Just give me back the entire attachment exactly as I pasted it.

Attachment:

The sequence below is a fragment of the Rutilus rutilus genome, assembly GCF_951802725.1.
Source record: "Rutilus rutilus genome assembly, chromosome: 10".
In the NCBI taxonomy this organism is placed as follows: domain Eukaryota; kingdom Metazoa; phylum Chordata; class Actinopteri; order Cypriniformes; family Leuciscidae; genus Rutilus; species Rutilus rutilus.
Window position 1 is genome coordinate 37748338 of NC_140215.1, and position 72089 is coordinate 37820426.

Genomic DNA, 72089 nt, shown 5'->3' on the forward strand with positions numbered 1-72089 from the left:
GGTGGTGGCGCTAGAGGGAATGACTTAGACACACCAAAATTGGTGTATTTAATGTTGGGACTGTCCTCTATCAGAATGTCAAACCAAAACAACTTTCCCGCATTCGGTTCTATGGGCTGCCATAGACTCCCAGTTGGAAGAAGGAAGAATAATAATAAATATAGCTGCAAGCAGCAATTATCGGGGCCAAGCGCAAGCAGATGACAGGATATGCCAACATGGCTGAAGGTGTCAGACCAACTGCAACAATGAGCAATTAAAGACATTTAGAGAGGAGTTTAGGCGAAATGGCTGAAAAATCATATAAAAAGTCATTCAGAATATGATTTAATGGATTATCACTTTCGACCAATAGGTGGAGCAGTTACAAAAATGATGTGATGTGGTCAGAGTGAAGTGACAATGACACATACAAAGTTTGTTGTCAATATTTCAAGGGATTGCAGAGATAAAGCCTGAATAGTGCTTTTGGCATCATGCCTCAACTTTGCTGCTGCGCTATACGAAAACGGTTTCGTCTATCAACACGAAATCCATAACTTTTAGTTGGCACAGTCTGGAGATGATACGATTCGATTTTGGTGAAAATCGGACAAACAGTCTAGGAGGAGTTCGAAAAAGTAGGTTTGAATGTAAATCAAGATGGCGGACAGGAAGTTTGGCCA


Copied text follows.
The sequence below is a fragment of the Rutilus rutilus genome, assembly GCF_951802725.1.
Source record: "Rutilus rutilus genome assembly, chromosome: 10".
In the NCBI taxonomy this organism is placed as follows: domain Eukaryota; kingdom Metazoa; phylum Chordata; class Actinopteri; order Cypriniformes; family Leuciscidae; genus Rutilus; species Rutilus rutilus.
Window position 1 is genome coordinate 37748338 of NC_140215.1, and position 72089 is coordinate 37820426.

Genomic DNA, 72089 nt, shown 5'->3' on the forward strand with positions numbered 1-72089 from the left:
GGTGGTGGCGCTAGAGGGAATGACTTAGACACACCAAAATTGGTGTATTTAATGTTGGGACTGTCCTCTATCAGAATGTCAAACCAAAACAACTTTCCCGCATTCGGTTCTATGGGCTGCCATAGACTCCCAGTTGGAAGAAGGAAGAATAATAATAAATATAGCTGCAAGCAGCAATTATCGGGGCCAAGCGCAAGCAGATGACAGGATATGCCAACATGGCTGAAGGTGTCAGACCAACTGCAACAATGAGCAATTAAAGACATTTAGAGAGGAGTTTAGGCGAAATGGCTGAAAAATCATATAAAAAGTCATTCAGAATATGATTTAATGGATTATCACTTTCGACCAATAGGTGGAGCAGTTACAAAAATGATGTGATGTGGTCAGAGTGAAGTGACAATGACACATACAAAGTTTGTTGTCAATATTTCAAGGGATTGCAGAGATAAAGCCTGAATAGTGCTTTTGGCATCATGCCTCAACTTTGCTGCTGCGCTATACGAAAACGGTTTCGTCTATCAACACGAAATCCATAACTTTTAGTTGGCACAGTCTGGAGATGATACGATTCGATTTTGGTGAAAATCGGACAAACAGTCTAGGAGGAGTTCGAAAAAGTAGGTTTGAATGTAAATCAAGATGGCGGACAGGAAGTTTGGCCA